February 21, 2020

County provides list of properties currently set for foreclosure

Hearing dates to determine foreclosure scheduled for Jan. 21 and Feb. 5


OGEMAW COUNTY — The Ogemaw County Treasurer’s office recently released this year’s foreclosure hearing dates as well as a list of properties in the county currently scheduled to be foreclosed upon and put up at this year’s summer tax auction.

Properties scheduled for foreclosure are those which have had delinquent property taxes since 2017. State law requires the county to foreclose upon properties that have had outstanding property taxes for three years prior, Ogemaw County Treasurer Dwight McIntyre said. 

Holders of those properties can attend the show cause hearing scheduled on Jan. 21 between 8:30 a.m.-4:30 p.m. at the Ogemaw County Treasurer’s Office in the county building to set up a payment schedule, McIntyre said. A judicial foreclosure hearing is scheduled for Feb. 5 in Circuit Court Room 207, at which time the treasurer’s office will ask the court to enter a judgement to foreclose remaining properties. However, McIntyre said the treasurer’s office will allow property holders to schedule repayment of delinquent taxes until March 30. 

“My priority is not to sell them — it’s to get those taxes paid,” McIntyre said. “I want to give people the opportunity to pay those taxes and keep their properties.” 

While there are currently over 150 properties listed, McIntyre said he expects that number to shrink by the time the finalized list of foreclosed properties is determined after the March 30 cutoff date. He said he has seen as few as 30 properties foreclosed upon in a year and as many as 90, but based upon previous years, he expects around 50 properties to go up for auction. 

The state will have the opportunity to purchase foreclosed properties at market value, though McIntyre said the state is typically only interested in properties that have no structures and are adjacent to state land.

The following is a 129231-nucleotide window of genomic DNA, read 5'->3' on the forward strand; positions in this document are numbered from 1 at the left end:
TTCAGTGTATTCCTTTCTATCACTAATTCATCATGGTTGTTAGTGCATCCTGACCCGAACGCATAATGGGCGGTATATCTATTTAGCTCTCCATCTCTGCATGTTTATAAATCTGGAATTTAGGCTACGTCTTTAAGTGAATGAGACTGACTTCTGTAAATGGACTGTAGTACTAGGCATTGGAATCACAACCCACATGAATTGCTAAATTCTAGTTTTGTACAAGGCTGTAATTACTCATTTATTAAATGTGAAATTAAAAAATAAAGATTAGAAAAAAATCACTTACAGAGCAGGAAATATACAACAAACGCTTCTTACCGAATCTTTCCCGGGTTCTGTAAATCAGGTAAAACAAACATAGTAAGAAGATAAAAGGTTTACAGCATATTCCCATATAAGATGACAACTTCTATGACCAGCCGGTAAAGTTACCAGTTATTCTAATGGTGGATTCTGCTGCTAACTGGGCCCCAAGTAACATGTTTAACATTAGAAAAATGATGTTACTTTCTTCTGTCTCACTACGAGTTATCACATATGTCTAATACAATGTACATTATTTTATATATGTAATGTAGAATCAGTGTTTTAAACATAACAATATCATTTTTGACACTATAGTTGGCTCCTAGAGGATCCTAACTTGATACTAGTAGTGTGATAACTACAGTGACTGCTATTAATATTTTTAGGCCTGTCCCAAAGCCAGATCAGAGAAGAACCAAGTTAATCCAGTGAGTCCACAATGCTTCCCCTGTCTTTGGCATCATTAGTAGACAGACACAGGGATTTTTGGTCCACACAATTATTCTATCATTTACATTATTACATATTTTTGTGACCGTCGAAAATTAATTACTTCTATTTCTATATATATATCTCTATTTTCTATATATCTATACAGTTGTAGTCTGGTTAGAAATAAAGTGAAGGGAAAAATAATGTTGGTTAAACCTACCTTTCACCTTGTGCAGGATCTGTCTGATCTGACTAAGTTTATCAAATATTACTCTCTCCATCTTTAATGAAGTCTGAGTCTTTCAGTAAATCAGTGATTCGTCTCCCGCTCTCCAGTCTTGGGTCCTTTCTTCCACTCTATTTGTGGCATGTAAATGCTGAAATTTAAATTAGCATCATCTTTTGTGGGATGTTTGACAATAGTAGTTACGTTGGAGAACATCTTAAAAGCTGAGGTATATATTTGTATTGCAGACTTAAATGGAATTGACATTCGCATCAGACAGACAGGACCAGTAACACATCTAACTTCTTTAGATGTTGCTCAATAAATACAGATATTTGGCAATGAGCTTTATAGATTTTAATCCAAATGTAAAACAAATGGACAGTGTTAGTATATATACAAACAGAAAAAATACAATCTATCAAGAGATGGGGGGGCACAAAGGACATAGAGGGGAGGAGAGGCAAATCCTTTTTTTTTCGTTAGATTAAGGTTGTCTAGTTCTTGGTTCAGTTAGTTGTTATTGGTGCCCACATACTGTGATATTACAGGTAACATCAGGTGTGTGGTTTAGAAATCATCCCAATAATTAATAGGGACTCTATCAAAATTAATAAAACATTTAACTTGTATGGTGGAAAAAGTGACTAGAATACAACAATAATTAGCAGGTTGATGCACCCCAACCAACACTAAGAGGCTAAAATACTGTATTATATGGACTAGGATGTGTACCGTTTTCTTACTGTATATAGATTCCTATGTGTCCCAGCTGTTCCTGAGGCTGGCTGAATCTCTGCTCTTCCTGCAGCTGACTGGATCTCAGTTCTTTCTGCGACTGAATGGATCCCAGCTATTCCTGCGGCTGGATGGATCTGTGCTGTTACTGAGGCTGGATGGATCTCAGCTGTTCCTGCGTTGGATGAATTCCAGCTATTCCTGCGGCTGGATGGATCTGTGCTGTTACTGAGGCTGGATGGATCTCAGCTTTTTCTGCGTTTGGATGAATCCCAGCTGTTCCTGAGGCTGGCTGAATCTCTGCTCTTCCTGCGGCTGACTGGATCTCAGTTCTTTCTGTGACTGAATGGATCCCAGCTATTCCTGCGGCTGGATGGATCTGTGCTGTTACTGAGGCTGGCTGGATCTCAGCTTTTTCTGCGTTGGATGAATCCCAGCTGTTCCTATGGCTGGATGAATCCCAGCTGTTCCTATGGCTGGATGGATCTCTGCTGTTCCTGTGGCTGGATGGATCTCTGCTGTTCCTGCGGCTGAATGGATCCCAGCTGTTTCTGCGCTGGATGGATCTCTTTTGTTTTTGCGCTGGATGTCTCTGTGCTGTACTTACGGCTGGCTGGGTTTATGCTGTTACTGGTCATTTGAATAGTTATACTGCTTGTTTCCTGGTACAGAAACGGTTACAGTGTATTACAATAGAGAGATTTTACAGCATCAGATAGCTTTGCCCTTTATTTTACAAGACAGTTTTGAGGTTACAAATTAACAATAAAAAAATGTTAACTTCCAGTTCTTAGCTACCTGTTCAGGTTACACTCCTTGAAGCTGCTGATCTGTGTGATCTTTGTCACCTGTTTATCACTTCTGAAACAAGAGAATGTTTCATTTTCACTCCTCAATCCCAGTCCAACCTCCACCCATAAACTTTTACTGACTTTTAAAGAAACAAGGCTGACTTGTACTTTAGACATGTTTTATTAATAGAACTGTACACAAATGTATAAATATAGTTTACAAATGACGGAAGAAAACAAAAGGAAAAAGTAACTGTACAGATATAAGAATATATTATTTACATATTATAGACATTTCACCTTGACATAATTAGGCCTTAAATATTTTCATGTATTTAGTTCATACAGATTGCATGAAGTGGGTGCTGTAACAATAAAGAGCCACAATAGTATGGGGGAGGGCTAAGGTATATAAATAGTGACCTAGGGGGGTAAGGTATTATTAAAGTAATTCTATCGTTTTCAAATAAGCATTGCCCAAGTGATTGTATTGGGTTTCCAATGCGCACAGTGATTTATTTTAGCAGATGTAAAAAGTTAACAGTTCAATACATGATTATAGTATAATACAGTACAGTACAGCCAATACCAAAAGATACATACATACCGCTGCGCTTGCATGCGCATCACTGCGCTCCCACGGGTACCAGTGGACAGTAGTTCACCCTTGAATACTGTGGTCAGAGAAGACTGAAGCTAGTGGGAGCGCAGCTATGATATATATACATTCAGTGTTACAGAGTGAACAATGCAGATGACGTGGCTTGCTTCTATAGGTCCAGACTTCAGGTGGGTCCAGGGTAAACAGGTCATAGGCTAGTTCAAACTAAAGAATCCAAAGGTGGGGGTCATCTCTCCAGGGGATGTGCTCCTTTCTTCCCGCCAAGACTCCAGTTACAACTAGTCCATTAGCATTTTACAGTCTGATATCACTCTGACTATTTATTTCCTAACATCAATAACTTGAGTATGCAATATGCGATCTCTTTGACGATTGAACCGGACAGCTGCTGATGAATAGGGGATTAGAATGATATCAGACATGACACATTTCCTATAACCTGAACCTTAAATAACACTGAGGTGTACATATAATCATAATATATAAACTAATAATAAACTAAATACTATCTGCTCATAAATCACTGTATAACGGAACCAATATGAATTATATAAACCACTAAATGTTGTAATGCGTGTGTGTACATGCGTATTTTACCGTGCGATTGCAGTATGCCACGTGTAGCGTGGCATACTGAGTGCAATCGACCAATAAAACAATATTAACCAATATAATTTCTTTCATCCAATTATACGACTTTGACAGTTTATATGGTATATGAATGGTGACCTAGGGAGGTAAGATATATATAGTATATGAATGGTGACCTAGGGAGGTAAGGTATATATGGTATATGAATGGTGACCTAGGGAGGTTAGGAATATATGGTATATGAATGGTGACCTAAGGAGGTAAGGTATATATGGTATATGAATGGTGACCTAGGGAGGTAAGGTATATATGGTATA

“The state has first option in the month of May to look at those properties and can buy those properties at market value,” McIntyre said. “I don’t know what they do in other counties, but they typically don’t buy that much here.” 

Properties not purchased by the state are then offered to local municipalities in which the properties are located. Municipalities may purchase those properties for the amount owed in delinquent taxes, though property purchased must be for public use and cannot be sold.  

“After the month of June, we will assemble the list for auction,” McIntyre said.  

Title Check, LLC, a Kalamazoo-based title services company, handles the county’s summer tax auctions, which McIntyre said typically take place in August at the East Tawas Community Center, though an official date and location for this year’s auction has yet to be determined. 

Notification of foreclosure will be posted on properties prior to the auction, and a list of foreclosed properties will be posted at www.tax-sale.info. McIntyre said a printed list will also be available at the treasurer’s office for a small fee. 

Bids at the summer auction will begin at whatever the amount of delinquent taxes is on a given property. The money made during the auction will go toward reimbursing the county for 2017 delinquent taxes and will be placed in the county’s delinquent tax revolving fund (DTRF), McIntyre said.  Any remaining profit will be placed in the county’s tax sale account, which is used to fund the following year’s auctions and related expenses.  

The DTRF is the fund the county uses to reimburse municipalities for delinquent taxes. McIntyre said municipalities have been reimbursed 100 percent for 2017 and 2018 taxes and will be reimbursed for 2019 taxes in April. He added that the state has required counties to reimburse municipalities in full for delinquent taxes annually since 2005. 

Properties which fail to sell at the summer tax auction will go up for auction again in October with bids beginning at $100, McIntyre said. Any remaining after that auction will be offered to the municipalities in which they are located once more and will be available at no cost with no stipulations regarding use or sale of the properties. Even so, McIntyre said municipalities typically turn those properties down for various reasons. 


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